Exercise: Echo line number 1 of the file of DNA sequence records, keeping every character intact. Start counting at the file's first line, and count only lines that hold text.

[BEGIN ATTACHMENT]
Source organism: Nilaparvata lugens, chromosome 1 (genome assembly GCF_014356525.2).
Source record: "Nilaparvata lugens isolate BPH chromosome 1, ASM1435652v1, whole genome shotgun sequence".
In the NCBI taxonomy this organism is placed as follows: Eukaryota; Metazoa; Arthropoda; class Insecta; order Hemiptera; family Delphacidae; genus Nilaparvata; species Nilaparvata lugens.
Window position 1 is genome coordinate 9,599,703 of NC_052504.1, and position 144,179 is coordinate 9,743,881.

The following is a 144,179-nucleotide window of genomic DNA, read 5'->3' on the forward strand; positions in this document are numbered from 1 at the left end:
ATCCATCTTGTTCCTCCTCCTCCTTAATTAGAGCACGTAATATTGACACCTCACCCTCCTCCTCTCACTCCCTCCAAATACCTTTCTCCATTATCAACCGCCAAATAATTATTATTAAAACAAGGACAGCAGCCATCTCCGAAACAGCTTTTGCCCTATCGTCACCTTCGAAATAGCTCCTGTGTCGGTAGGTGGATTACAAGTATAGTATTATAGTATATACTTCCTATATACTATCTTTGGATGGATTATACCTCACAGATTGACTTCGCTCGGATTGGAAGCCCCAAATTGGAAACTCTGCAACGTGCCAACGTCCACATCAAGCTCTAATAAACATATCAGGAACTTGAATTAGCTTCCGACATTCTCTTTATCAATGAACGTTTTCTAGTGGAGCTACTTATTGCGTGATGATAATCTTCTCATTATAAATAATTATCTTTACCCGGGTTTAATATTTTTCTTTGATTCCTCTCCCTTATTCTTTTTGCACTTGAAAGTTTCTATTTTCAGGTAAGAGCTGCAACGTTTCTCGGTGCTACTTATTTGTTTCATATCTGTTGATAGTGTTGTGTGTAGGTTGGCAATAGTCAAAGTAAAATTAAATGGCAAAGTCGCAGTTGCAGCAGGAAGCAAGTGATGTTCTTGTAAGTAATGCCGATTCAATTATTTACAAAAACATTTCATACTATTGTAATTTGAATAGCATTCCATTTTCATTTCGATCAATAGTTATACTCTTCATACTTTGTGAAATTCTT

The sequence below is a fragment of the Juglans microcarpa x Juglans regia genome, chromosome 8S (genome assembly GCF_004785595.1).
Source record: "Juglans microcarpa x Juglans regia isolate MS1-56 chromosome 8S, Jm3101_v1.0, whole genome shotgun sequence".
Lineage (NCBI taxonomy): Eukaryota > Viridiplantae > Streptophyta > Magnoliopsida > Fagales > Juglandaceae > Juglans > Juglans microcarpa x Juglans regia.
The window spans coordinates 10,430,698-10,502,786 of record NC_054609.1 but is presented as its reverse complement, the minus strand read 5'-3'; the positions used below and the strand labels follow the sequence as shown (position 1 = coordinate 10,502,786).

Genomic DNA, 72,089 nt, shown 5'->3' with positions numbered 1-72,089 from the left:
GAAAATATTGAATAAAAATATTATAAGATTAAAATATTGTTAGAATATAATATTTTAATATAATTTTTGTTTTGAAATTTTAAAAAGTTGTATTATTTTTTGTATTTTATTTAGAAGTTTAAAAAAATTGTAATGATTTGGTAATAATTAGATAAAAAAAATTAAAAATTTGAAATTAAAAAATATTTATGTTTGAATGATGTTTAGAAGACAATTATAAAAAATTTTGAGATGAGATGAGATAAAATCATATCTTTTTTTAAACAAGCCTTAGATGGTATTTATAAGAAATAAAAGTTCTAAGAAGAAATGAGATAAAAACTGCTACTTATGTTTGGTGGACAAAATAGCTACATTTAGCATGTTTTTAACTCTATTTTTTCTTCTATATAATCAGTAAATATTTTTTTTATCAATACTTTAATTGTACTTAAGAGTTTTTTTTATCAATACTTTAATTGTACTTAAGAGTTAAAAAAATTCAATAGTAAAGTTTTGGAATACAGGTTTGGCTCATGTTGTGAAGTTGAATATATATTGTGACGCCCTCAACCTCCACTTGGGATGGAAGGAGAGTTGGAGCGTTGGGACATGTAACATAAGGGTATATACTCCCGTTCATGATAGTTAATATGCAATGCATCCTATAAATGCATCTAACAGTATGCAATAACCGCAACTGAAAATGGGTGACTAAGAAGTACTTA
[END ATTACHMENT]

Source organism: Nilaparvata lugens, chromosome 1 (genome assembly GCF_014356525.2).